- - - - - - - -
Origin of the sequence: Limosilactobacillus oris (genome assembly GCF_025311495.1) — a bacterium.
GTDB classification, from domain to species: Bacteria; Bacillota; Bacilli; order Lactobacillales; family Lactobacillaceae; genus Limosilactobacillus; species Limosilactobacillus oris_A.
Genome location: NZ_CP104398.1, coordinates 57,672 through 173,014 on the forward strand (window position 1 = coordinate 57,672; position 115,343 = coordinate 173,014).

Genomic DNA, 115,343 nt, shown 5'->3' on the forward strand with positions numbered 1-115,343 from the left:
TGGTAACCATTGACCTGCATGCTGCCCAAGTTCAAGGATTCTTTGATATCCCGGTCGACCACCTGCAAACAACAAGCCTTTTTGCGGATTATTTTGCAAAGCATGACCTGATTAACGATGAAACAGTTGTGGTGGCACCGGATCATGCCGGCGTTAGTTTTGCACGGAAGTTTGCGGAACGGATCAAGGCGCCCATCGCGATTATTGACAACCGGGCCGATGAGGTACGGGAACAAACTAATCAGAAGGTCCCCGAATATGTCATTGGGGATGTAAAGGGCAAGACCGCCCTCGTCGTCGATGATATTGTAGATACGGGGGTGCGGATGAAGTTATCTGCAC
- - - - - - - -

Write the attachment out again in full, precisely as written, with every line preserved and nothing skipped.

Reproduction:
Origin of the sequence: Limosilactobacillus oris (genome assembly GCF_025311495.1) — a bacterium.
GTDB classification, from domain to species: Bacteria; Bacillota; Bacilli; order Lactobacillales; family Lactobacillaceae; genus Limosilactobacillus; species Limosilactobacillus oris_A.
Genome location: NZ_CP104398.1, coordinates 57,672 through 173,014 on the forward strand (window position 1 = coordinate 57,672; position 115,343 = coordinate 173,014).

Genomic DNA, 115,343 nt, shown 5'->3' on the forward strand with positions numbered 1-115,343 from the left:
TGGTAACCATTGACCTGCATGCTGCCCAAGTTCAAGGATTCTTTGATATCCCGGTCGACCACCTGCAAACAACAAGCCTTTTTGCGGATTATTTTGCAAAGCATGACCTGATTAACGATGAAACAGTTGTGGTGGCACCGGATCATGCCGGCGTTAGTTTTGCACGGAAGTTTGCGGAACGGATCAAGGCGCCCATCGCGATTATTGACAACCGGGCCGATGAGGTACGGGAACAAACTAATCAGAAGGTCCCCGAATATGTCATTGGGGATGTAAAGGGCAAGACCGCCCTCGTCGTCGATGATATTGTAGATACGGGGGTGCGGATGAAGTTATCTGCAC